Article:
February 2, 2021
Landmarks Preservation Commission designates downtown Brooklyn home of 19th-century abolitionists; home to become a permanent part of City’s Black historical record
NEW YORK—Today, Mayor Bill de Blasio and First Lady Chirlane McCray joined community advocates and the New York City Landmarks Preservation Commission (LPC) to celebrate the designation of the Harriet and Thomas Truesdell House at 227 Duffield Street in Brooklyn as an individual landmark. This Greek-Revival style former row house is a rare surviving 19th-century abolitionists’ home in Downtown Brooklyn.
“The battle for justice in this country always has been – and always will be – fought in the heart of New York City,” said Mayor Bill de Blasio. “Black History Month in this city means more than just words. It means honoring the legacy of the Black New Yorkers who came before us. I’m grateful to every advocate and community leader who made this day possible, and this city will continue to stand with you in the future.”
"We may not know the names of the African souls that traveled in secrecy and desperation through downtown Brooklyn in search of a better life, but we do know this is one of the many sites that served as a temporary haven as they sought freedom,” said First Lady Chirlane McCray. “We also know that the residents of 227 Duffield Street risked losing power, respect and even their lives by helping those who were fleeing enslavement. These stories of our history need to be celebrated, not erased. It is an honor to highlight these sacred passages of our ancestors.”
“The Landmarks Preservation Commission is committed to telling the story of New York City’s African-American heritage and experience and is prioritizing designations like the Harriet and Thomas Truesdell House as part of its equity framework,” said Landmarks Preservation Commission Chair Sarah Carroll. “The Harriet and Thomas Truesdell House represents the important role the city played in the efforts to abolish slavery. The Truesdells were active abolitionists during a decisive period of resistance and their legacy of commitment is representative of the many abolitionists who supported total emancipation as part of the local and national movement.”
For more than a decade prior to the Civil War, 227 Duffield Street was the home of Thomas and Harriett Truesdell, who had been active in abolitionist work in Rhode Island before continuing to support the movement in Brooklyn. Brooklyn was a hub for abolitionist activity in the early 19th century due to its active waterfront and large population of free African Americans. The Truesdells lived at 227 Duffield from 1851 until 1863, a time marked by more clandestine abolitionist activity due to the harsh penalties on those who broke the 1850 Fugitive Slave Law, which required that all escaped slaves be returned and that officials and citizens of free states had to cooperate.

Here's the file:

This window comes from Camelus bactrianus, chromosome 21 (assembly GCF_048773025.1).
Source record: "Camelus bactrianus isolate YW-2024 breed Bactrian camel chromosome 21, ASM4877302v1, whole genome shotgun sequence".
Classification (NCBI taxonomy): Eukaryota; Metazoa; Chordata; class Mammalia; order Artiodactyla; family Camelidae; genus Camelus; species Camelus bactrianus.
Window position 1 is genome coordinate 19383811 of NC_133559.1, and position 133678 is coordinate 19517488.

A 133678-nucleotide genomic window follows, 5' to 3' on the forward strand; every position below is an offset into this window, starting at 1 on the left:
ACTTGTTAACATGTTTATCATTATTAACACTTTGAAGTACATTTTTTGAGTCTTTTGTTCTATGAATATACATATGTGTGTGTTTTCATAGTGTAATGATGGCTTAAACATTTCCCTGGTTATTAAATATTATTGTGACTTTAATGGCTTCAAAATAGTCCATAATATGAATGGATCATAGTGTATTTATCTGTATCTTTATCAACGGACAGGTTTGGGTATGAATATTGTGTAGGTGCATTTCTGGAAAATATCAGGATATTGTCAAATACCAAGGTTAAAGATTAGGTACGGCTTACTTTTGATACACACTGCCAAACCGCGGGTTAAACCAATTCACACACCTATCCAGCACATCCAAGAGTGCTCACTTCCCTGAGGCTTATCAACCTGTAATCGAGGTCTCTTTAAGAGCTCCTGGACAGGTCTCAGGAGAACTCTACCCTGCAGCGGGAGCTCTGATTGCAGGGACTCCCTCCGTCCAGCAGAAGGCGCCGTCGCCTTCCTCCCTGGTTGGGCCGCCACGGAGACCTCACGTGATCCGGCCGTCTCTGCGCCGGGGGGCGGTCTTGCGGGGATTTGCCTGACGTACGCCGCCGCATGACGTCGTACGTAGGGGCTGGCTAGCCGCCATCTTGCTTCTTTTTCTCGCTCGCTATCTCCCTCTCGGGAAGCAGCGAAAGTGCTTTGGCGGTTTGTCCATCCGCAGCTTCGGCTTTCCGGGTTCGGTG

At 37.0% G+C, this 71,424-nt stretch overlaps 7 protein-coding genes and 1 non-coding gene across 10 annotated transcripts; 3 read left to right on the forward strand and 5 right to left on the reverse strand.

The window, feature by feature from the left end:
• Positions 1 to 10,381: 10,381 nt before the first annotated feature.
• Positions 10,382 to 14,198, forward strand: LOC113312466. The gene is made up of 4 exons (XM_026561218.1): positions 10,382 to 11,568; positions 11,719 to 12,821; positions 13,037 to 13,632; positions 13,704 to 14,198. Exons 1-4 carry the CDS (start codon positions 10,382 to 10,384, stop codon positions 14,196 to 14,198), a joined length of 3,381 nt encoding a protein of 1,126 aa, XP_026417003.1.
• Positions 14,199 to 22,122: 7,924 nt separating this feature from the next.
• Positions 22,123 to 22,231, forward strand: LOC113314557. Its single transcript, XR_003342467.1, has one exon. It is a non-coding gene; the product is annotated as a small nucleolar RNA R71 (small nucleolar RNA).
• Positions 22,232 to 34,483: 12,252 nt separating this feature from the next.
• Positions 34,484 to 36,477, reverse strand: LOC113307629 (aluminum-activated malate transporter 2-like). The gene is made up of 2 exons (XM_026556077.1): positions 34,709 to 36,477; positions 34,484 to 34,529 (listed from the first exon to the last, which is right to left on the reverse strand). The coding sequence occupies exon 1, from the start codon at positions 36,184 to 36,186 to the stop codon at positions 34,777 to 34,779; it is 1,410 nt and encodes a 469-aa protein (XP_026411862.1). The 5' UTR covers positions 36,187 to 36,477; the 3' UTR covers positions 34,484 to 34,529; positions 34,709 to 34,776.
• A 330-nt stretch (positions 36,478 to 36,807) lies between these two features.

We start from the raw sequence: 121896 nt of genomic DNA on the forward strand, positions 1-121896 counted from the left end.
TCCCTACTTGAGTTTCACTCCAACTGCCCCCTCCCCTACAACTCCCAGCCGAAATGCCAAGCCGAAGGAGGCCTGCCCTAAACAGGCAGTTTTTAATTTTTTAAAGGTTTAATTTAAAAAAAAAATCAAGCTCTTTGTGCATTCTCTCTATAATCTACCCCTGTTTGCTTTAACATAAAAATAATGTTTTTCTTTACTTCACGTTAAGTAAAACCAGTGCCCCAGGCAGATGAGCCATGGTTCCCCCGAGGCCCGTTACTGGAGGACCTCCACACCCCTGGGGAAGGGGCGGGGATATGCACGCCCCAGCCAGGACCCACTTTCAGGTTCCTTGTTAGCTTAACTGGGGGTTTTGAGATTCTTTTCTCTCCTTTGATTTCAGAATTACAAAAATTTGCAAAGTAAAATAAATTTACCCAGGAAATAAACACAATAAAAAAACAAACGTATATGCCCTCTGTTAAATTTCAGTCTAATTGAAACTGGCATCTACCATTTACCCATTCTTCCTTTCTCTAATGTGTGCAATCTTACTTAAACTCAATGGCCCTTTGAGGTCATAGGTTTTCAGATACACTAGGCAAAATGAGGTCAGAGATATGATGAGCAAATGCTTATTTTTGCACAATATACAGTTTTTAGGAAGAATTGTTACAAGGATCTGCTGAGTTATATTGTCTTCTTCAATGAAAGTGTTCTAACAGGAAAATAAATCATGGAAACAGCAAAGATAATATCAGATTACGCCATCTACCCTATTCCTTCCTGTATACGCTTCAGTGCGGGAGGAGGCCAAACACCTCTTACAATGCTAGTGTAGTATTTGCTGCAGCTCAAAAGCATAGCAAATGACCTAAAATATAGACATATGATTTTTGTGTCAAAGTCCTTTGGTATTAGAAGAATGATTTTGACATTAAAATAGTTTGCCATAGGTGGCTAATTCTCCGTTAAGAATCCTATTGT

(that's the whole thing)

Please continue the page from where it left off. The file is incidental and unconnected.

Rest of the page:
In 2007, the City worked with advocates and community leaders to create Abolitionist Place, an official street renaming on Duffield Street between Willoughby Avenue and Fulton Street in Brooklyn.
Local groups including Friends of Abolitionist Place, Equality for Flatbush, FUREE (Families United for Racial and Economic Equity) and Joy “Mama Joy” Chatel raised awareness about the home’s history and fought for permanent recognition. Mama Joy passed in 2014, after 16 years of tireless and fearless advocacy.
The Brooklyn waterfront was the entry point for many freedom seekers who stowed away on ships to escape slavery in the south; many of them were sheltered by local abolitionists and either stayed in Brooklyn or traveled north to Upstate New York, New England; or Canada.
The property remained in the Truesdell family until 1921. While a two-story commercial extension was added in 1933, the house retains its 19th-century form and historic fabric above it, and its significant association with the Truesdells and the history of the abolition movement in Brooklyn prior to the Civil War is still legible.
"I applaud the designation of 227 Duffield as a landmark, for which my office has advocated and which is crucial to commemorating a piece of the history of the Black experience in New York City, as well as understanding that history and its relevance in modern context,” said Public Advocate Jumaane Williams. “Just as it was vital several years ago to acknowledge and designate the shameful history of our city's slave market at Wall Street, we must preserve and uplift our role in the Abolitionist movement."
“Few New Yorkers know that a small rowhouse in Downtown Brooklyn was a critical site in our nation's history - a place where abolitionist thought flourished, and a safe harbor for slaves on their long sojourn to freedom. That's why months ago, we joined a campaign to preserve the historical integrity of 227 Duffield Street - to show that the Black lives of freedom-seekers mattered, and still matter to this day. At a time when our nation continues to face a reckoning over the long and painful legacy of racial injustice, remembering and permanently enshrining these pieces of our history has never been more urgent. We thank the Mayor and the LPC for recognizing the significance of this site, and the need to preserve it for future generations,” said Brooklyn Borough President Eric Adams.
"For over 200 years, New York City was home to the slave trade, with 41% of NYC’s households owning enslaved people during the colonial period. Following state abolition in 1827, the city became a pinnacle for anti-slavery activism and became home to 15 stops on the Underground Railroad. In order to amplify Black narratives, we must amplify Black History. The Underground Railroad is a critical part of that history and it is only right that Brooklyn is home to one of its many New York stops. I am so proud to see the Mayor officially recognize 227 Duffield Street as the historical landmark that it is,” said Council Member Laurie Cumbo.